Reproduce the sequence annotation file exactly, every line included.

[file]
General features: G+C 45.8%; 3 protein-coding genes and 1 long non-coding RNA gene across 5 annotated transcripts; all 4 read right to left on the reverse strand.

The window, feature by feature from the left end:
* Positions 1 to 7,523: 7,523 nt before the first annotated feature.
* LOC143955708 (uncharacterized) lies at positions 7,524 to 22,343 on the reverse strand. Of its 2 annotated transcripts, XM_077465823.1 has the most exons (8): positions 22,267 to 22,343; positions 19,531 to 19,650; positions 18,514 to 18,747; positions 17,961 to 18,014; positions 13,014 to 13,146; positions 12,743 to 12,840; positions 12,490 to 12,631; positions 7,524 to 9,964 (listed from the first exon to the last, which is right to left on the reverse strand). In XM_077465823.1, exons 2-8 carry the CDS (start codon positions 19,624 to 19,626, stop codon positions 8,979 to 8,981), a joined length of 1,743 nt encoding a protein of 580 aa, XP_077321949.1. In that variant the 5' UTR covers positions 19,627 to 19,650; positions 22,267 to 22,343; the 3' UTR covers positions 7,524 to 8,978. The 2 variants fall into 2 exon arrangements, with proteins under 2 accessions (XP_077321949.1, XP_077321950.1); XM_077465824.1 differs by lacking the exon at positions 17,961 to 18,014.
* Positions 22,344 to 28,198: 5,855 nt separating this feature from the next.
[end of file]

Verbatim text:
General features: G+C 45.8%; 3 protein-coding genes and 1 long non-coding RNA gene across 5 annotated transcripts; all 4 read right to left on the reverse strand.

The window, feature by feature from the left end:
* Positions 1 to 7,523: 7,523 nt before the first annotated feature.
* LOC143955708 (uncharacterized) lies at positions 7,524 to 22,343 on the reverse strand. Of its 2 annotated transcripts, XM_077465823.1 has the most exons (8): positions 22,267 to 22,343; positions 19,531 to 19,650; positions 18,514 to 18,747; positions 17,961 to 18,014; positions 13,014 to 13,146; positions 12,743 to 12,840; positions 12,490 to 12,631; positions 7,524 to 9,964 (listed from the first exon to the last, which is right to left on the reverse strand). In XM_077465823.1, exons 2-8 carry the CDS (start codon positions 19,624 to 19,626, stop codon positions 8,979 to 8,981), a joined length of 1,743 nt encoding a protein of 580 aa, XP_077321949.1. In that variant the 5' UTR covers positions 19,627 to 19,650; positions 22,267 to 22,343; the 3' UTR covers positions 7,524 to 8,978. The 2 variants fall into 2 exon arrangements, with proteins under 2 accessions (XP_077321949.1, XP_077321950.1); XM_077465824.1 differs by lacking the exon at positions 17,961 to 18,014.
* Positions 22,344 to 28,198: 5,855 nt separating this feature from the next.